For five decades, percussionist, composer and producer James Mtume, 71, has performed his music, moving easily through genres including alternative jazz, R&B, hip-hop and film scoring. Mtume’s talent is in his blood — he is a member of an illustrious Philadelphia family of musicians.

“I would say I had a very special childhood growing up,” said Mtume. “My biological father, James Heath, is a world-renowned saxophonist of the famous Heath Brothers. But the father who raised me, and I don’t use the word stepfather, was James Forman, who was also a jazz musician. He played with Dizzy Gillespie, Charlie Parker and all those people. So, when I’m growing up, maybe at dinner one night, there’s Dizzy Gillespie, another night, there’s John Coltrane [or] Thelonious Monk.

“I was only 10-years-old, so I didn’t know how deep it was, but I did know it was extraordinary hearing these conversations with these great jazz musicians. At the same time, I’m growing up listening to the birth of R&B and soul — there’s James Brown, The Temptations, Motown — so I had a very interesting musical background coming up.”

In 1966, Mtume went to Pasadena College on a swimming scholarship and was drawn to the cultural and political changes occurring in the country at that time. After he joined a branch of the Black Power Movement, Mulana Kurenga bestowed him a new Swahili surname: “Mtume” which means messenger or prophet.

“While I was out in California, I decided to pursue my musical interests and I ended up coming back to the East Coast to help in the election of the first Black mayor of Newark, [N.J.], Ken Gibson. After the campaign, I began to work with all the jazz cats: Sonny Rollins, Herbie Hancock, McCoy Tyner, Freddie Hubbard. Of course, I get that call one day from this guy called Miles Davis, and the rest is history.”

In 1971, Davis spotted Mtume at a New York City performance at the Village Vanguard and soon after invited him to join his band. Mtume toured with Davis for five years. “People ask me, where did I go to school, and I say, ‘M.D. University,’ you dig? The main lesson I learned with Miles is never stay still — always push forward. He said, ‘When you cross a bridge, burn it.’ So you can’t even go back, even if you wanted to. That was his message: Keep pressing the boundaries of the music.”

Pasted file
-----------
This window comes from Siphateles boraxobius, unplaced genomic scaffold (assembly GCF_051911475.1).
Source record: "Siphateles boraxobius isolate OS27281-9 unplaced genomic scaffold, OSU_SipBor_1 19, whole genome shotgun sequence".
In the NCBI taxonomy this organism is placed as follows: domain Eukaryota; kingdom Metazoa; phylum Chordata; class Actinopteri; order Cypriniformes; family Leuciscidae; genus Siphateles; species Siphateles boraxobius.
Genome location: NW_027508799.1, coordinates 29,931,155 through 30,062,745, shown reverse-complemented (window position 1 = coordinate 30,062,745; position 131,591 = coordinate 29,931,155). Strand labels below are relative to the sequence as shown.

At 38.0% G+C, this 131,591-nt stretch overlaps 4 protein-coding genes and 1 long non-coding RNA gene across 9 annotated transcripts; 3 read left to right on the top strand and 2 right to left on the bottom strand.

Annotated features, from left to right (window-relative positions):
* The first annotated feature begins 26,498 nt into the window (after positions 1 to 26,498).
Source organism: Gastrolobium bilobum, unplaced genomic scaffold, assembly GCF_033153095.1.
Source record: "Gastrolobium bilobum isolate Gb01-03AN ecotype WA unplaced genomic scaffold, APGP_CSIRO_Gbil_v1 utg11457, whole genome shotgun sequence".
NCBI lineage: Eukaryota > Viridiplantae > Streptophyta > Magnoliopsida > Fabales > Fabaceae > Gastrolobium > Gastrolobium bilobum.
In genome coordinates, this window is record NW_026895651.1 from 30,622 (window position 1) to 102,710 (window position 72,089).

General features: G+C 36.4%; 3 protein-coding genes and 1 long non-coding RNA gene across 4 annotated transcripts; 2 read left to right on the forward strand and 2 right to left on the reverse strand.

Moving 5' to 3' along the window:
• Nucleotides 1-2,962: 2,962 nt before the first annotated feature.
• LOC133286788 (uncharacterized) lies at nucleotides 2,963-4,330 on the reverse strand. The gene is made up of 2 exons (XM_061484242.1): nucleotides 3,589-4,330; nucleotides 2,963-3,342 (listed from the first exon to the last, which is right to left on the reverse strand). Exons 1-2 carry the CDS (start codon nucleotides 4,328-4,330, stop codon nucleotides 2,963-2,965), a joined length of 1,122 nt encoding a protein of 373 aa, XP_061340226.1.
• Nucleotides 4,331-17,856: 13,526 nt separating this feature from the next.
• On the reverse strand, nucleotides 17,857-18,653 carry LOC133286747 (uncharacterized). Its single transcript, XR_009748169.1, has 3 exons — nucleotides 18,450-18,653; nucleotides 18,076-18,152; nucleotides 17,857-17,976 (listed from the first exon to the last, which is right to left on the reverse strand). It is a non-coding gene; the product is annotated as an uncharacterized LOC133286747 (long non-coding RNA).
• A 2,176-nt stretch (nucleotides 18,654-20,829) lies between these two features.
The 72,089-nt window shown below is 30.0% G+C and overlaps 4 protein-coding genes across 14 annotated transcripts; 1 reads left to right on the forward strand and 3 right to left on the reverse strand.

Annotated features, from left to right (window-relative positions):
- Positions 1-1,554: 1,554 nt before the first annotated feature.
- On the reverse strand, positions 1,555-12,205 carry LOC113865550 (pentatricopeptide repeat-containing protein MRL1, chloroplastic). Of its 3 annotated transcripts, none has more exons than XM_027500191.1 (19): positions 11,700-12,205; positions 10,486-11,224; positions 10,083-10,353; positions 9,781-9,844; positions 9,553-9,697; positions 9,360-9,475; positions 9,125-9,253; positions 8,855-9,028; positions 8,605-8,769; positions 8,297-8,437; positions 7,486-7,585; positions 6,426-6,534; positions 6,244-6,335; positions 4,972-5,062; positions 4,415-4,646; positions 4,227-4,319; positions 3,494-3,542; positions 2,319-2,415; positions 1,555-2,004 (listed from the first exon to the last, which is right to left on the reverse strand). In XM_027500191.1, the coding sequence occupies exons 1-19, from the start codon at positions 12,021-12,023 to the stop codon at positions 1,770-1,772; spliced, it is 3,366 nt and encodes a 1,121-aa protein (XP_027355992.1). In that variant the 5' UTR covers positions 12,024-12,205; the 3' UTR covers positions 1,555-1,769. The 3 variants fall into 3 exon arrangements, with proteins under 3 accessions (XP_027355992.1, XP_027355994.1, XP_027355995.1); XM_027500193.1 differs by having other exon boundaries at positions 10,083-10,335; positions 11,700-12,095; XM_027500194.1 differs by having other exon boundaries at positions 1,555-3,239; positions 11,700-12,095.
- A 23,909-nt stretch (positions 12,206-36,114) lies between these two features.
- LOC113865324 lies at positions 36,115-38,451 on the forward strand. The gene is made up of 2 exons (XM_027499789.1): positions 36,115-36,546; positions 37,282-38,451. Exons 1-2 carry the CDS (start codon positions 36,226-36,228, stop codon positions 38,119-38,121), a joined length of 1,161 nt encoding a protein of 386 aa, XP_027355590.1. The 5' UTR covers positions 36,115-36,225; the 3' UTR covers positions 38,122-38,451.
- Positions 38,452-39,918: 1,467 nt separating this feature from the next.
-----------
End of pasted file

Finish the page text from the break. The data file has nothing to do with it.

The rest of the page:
For Mtume, it was a lesson learned. His first stop after performing with Davis was composing “The Closer I Get to You,” a duet performed by Roberta Flack and Donny Hathaway.

He continued into his chart-topping R&B years as a band, Mtume, with the 1983 release of “Juicy Fruit” exploding on the charts. Featuring Tawatha Agee on lead vocals, the salacious song became a much-sampled tune, being used as the basis for at least 70 songs, most notably by The Notorious B.I.G. on his debut solo single, “Juicy,” Faith Evans for “Faithfully,” Keyshia Cole on her single “Let It Go” and Tamar Braxton on her hit single “The One.”

“The truth is you carry the DNA of everything you did into your new genre. That jazz background helped me bring that influence into R&B. Someone said I was very drastic, and it may sound like that. ‘Juicy Fruit’ is very different from the other stuff I did, but there are definitely rail tracks [to the past].”

During this transitional period, Mtume created a unique sound with his ‘sophisti-funk’ and turned an era on end with hits for the likes of Phyllis Hyman, the Spinners, Lou Rawls and Stephanie Mills.

He and guitarist/partner Reggie Lucas won the Grammy Award for Best R&B Song for writing and producing fellow R&B artist Stephanie Mills’ top-ten hit, “Never Knew Love Like This Before,” for which she also won a Grammy for Best Female R&B Vocal Performance.

“I migrated into composing for film and television. I did the score for a movie called ‘Native Son,’ and a couple of years later I became the musical director and director for a daring television show called ‘New York Undercover.’ I felt most rewarded doing [‘New York Undercover’] because it gave me a chance to put a Black sound on television in a way that had never been done.”

The 1994 Fox cop drama was defined by its music, especially the nightclub showcase “Natalie’s,” where hip-hop and R&B stars, new and old, performed classics.

“Not only did I compose all the music for the show, I created Natalie’s, [and] all those tracks I actually redid, they were not from [the artist’s] records so that’s where my producing chops came in. That was a very exciting show to do because it took place in an urban setting, which had never been done, and I was the only Black composer on television with a dramatic series, not a comedy.”

Mtume retired from music, but not from activism. For years he was a popular political commentator on “Open Line,” formerly on WBLS FM. Nowadays, he is commemorating the anniversary of his classic jam as well as celebrating the upcoming TV One “Unsung” episode regarding Mtume’s life and career.

“I’m ready to see it, and I am curious to hear the response,” said Mtume. “My music history spans 50 years — jazz, funk, R&B, scoring — so it will be interesting to see how [‘Unsung’] deals with it.”

To discover more of Mtume, stay connected at jamesmtumeonline.com

bbooker@phillytrib.com (215) 893-5749

bbooker@phillytrib.com (215) 893-5749

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